Radio Program | Paint Rock Fact Sheet | Printable version
Paint Rock, 40 miles east of San Angelo
Archaeologists have found no evidence that this site served as a long-term
home for any groups. Instead, it apparently served as a combination stopping
place for travelers and possible meeting place for several groups. The oldest
pictographs at the site are at least several hundred years old, while the most
recent were painted in the 1860s.
Paint Rock is home to more than 1,000 pictographs painted on a limestone cliff
that is as much as 70 feet high on the north bank of the Concho River. The
paintings, done in red, black, yellow, and white, stretch for more than a half-mile
along the layered cliff face.
Recent studies suggest that some panels at the site show some overall organization,
which archaeologists had not previously recognized at the site. The paintings
depict birds, mammals, people, suns, stars, crops, weapons, and other identifiable
objects, as well as abstract geometric symbols. Some pictographs clearly indicate
missions, indicating that they were painted after Spain began colonizing Texas
in the 1700s. And one panel of pictures appears to depict the kidnapping of
a 14-year-old girl from her home near Mason. Two women were killed in the abduction,
and the girl was never heard from again.
Kay Campbell, whose family has owned the site for more than a century, began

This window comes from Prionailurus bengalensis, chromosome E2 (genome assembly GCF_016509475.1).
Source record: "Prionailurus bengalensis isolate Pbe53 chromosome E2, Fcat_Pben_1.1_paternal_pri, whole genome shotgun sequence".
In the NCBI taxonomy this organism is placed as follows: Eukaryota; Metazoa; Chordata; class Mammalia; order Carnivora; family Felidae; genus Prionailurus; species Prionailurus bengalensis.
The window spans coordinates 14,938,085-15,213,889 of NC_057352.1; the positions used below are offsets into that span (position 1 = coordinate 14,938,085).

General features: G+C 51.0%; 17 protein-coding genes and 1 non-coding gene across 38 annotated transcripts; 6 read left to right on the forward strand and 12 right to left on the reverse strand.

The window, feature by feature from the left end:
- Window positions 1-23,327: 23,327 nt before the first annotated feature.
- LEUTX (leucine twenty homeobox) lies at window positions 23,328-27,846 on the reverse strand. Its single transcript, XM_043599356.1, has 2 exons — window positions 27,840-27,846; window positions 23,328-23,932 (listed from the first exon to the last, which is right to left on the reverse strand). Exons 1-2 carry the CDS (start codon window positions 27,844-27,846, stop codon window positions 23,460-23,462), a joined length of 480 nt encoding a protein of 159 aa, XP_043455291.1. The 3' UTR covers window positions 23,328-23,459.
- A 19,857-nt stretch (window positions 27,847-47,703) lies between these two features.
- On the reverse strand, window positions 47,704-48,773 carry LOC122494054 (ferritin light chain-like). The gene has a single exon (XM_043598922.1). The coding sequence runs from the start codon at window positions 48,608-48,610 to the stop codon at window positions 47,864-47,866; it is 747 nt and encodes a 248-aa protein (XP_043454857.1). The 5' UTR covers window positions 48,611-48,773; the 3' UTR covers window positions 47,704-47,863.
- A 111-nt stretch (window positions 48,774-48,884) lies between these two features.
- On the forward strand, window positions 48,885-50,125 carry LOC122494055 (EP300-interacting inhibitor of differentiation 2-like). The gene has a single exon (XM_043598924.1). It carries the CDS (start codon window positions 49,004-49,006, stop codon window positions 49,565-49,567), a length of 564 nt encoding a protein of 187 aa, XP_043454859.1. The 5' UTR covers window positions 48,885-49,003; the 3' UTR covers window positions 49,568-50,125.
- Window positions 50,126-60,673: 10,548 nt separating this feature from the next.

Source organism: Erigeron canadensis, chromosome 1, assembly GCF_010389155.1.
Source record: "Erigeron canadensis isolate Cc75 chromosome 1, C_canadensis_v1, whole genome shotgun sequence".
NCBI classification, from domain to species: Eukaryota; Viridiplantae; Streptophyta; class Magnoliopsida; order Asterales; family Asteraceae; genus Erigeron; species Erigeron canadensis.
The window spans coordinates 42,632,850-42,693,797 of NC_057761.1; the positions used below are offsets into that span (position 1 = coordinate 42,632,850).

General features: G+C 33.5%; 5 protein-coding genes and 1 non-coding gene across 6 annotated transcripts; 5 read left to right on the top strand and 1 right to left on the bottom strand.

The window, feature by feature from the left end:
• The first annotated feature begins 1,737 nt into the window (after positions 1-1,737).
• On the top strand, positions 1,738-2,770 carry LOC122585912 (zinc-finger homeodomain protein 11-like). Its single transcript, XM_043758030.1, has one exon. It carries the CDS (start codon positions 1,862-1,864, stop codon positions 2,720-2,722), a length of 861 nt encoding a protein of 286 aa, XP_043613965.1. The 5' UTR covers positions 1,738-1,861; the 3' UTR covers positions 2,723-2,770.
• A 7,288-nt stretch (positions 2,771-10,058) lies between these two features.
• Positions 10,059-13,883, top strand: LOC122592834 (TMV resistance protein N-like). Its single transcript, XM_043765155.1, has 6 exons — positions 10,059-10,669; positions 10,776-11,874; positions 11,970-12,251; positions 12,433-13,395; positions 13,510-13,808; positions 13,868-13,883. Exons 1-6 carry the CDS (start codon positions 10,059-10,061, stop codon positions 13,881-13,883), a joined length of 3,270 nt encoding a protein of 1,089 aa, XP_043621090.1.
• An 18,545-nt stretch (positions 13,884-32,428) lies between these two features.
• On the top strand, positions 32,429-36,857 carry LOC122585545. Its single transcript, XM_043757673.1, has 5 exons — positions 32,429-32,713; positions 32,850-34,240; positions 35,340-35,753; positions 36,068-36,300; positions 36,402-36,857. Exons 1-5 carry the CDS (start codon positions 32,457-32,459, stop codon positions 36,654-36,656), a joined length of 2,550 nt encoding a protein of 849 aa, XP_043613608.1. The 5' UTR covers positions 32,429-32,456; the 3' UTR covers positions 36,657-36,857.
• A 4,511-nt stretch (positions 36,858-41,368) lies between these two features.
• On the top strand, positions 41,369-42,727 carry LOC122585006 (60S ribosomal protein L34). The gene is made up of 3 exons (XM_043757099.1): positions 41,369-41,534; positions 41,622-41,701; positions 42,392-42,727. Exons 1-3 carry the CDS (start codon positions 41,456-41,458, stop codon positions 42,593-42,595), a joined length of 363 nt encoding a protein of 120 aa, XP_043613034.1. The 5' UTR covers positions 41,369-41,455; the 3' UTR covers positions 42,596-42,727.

wondering whether there was any astronomical significance to the pictographs
or the overall site after learning that many other ancient Indian sites in
the southwest served astronomical functions.
She contacted R. Robert Robbins, a University of Texas astronomer who had
done research in the field of archaeoastronomy. He suggested that they look
for interesting alignments of the pictographs and sunlight at local noon on
the solstices in December and June. On the December solstice in 1996, Campbell
discovered that a dagger of sunlight sliced through a shield pictograph at
precisely local noon. (Local noon is the time the Sun stands on the meridian
-- the line dividing the sky into eastern and western halves. Since we use
Standard Time zones today, local noon at any given site varies by a few minutes
from noon on the clock.) The dagger is formed by sunlight shining through a
crack in the rocks above the glyph.
Two years later, Robbins discovered a similar alignment on another glyph at
the summer solstice in June.
These alignments suggest that several groups may have gathered at this site
on the solstices for rituals, trade, or other purposes. Religious ceremonies
may have led up to the moment of local noon, when the Sun stood highest in
Other pictographs at the site also appear to depict the Sun, Moon, and stars,
perhaps indicating other connections to the sky.
Paint Rock is open for tours by appointment only. Admission. Contact Kay or
Fred Campbell, Paint Rock Excursions, Box 186, Paint Rock 76866; 915-732-4376.
Rock Art of Texas Indians, by Forrest Kirkland and W.W. Newcomb;
University of Texas Press, 1967, reprinted 1996.
Contains hundreds of Kirkland’s
watercolor paintings of rock art throughout Texas.
The Indians of Texas: From Prehistoric to Modern Times, by W.W. Newcomb Jr.;
University of Texas Press, 1961, reprinted 2002.
A Field Guide to Archeological Sites of Texas, by Parker Nunley; Gulf Publishing,
Handbook of Texas Online: Paint Rock